“We both pray for healing.  With our families and our church, we agonize before God for a return to the day when Elizabeth can offer an open handshake instead of a permanently clenched fist, or take a flight of stairs without thought.

“But if we only grieve the loss, we miss the gain—that what this disease does to us may also be done for us.  Even as the MS steals abilities from Elizabeth’s life, a healing grows almost undetected inside.  When we talk about this, Elizabeth wonders aloud, “Did it really take this to teach me that my soul is more important to God than my body?”

“And I ask, “Is this what Jesus meant when he taught his disciples to serve?  When he washed their feet, did he look 2,000 years into the future and see me washing my wife’s clothes and helping her onto her shower seat to bathe?  Did it really take this to teach me compassion?”

“Could it be that God in his wisdom and love gives Elizabeth and me this disease to heal us from the inside out in ways he considers far more important than how efficiently nerve signals travel from her brain to her muscles?

“Whom do I love more?

“God’s healing can be sneaky.  We pray that Elizabeth will resume her old life; he wants her to assume a new life.  We long for change on the outside; he desires change on the inside.  We pray for what we want; he answers with what he knows we need.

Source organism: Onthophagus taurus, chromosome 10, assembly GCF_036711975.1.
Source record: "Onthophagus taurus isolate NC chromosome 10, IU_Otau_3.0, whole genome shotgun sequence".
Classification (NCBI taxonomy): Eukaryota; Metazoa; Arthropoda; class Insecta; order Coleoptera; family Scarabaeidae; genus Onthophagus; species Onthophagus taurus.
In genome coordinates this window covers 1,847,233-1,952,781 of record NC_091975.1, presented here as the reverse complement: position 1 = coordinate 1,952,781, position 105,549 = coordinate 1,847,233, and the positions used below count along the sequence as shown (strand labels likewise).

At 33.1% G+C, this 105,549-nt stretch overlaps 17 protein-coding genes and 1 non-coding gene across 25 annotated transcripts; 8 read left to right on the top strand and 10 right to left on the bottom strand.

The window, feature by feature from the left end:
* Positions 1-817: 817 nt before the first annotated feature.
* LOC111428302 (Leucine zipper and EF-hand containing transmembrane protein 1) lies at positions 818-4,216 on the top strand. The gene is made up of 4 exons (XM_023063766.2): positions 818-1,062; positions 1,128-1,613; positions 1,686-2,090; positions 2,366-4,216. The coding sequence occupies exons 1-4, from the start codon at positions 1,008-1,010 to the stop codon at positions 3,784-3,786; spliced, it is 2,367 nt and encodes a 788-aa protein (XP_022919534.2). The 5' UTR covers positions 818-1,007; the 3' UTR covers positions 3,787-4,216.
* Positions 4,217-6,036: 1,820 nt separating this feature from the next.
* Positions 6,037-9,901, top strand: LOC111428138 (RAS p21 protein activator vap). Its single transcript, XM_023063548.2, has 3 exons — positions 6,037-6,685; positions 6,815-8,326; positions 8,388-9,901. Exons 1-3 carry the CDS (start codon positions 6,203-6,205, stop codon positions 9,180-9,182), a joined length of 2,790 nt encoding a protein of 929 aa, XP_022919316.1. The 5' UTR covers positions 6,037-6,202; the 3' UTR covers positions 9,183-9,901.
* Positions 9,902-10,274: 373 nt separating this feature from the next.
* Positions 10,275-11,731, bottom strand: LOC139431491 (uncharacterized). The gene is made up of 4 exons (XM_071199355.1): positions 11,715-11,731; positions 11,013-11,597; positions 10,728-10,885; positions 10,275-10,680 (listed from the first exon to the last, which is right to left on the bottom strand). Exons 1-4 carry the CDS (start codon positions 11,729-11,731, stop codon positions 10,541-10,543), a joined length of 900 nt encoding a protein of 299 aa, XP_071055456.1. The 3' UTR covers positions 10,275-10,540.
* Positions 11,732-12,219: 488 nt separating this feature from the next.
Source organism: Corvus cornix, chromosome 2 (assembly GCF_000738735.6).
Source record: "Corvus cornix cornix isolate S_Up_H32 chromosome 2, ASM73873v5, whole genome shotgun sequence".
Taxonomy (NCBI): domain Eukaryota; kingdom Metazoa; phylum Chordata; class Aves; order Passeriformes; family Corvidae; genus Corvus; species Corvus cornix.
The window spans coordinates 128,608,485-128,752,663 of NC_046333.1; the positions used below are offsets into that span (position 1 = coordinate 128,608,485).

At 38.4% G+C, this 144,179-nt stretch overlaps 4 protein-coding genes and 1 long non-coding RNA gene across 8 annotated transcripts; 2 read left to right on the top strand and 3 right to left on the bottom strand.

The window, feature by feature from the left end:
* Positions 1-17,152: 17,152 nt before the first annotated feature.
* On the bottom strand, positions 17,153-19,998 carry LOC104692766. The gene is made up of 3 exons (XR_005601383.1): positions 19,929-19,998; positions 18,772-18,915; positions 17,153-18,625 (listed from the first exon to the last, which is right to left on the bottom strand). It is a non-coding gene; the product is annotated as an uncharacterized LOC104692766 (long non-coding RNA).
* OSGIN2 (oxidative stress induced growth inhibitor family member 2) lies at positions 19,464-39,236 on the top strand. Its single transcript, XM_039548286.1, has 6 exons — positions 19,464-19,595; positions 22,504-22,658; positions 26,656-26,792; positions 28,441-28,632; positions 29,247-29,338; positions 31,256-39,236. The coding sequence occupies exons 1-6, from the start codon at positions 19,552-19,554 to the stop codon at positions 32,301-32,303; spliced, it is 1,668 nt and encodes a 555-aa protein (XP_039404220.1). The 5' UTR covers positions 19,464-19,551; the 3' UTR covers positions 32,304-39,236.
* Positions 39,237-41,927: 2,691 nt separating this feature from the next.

“Is it wrong to want a whole, functioning body?  Not at all.  But though we focus naturally on the flesh, this disease compels Elizabeth and me to turn our minds to the Spirit.  The apostle Paul said, “For the mind set on the flesh is death, but the mind set on the Spirit is life and peace” (Romans 8:6, NASB).  How unexpected is that?

“Truth be told, Elizabeth and I are still learning the realities of that revelation.  She tells me that when she had no choice but to submit to multiple sclerosis, she learned how to submit to her Lord.

“And he has made me question whom it is I love.

“When I pray for healing, is it for Elizabeth?  Or is it because her healing would make life so much easier for me?  I challenge, “Aren’t you the God who heals?  I love her and I want her well.”  But in the back of my mind I know I also want her healed for me.

“In response to my challenge, Jesus asks me as he asked Peter, “Do you love me more than these?”  I think, He wants me to love him more than my wife?  So I reply with Peter’s words, “Yes, Lord, You know that I love You.”

“Tend My lambs” (John 21:15), he tells me.

“I care for Elizabeth.  She’s his lamb.  Doesn’t that show I love him?

“But what is he really asking?  He’s asking if I love him more than these things I say I want, the things I’d have if this disease would just go away.  Now my answer’s not nearly as glib.  Can I actually love God more than my wife, but not more than these things I say I want?  They’re not bad things: a happy, healthy life together, a stroll on the beach without a wheelchair to become bogged down in the sand, getting to church on time because she can dress herself.

“The exposure shames me.  Do I love him more than these?” – Dick Peterson, Christianity Today/Marriage Partnership Magazine, 2007

PRAYER:  Father, I am humbled by this couple and the lessons you’ve been teaching them, and us through them.  These questions gnaw at my inner being.  I can’t answer them, and although I can’t find the answers in myself, Lord, You know…You alone know how I would react, and whether or not I love you “more than these.”  Hear our humble confession and help us to learn what love truly means and does.  In Jesus’ name, Amen.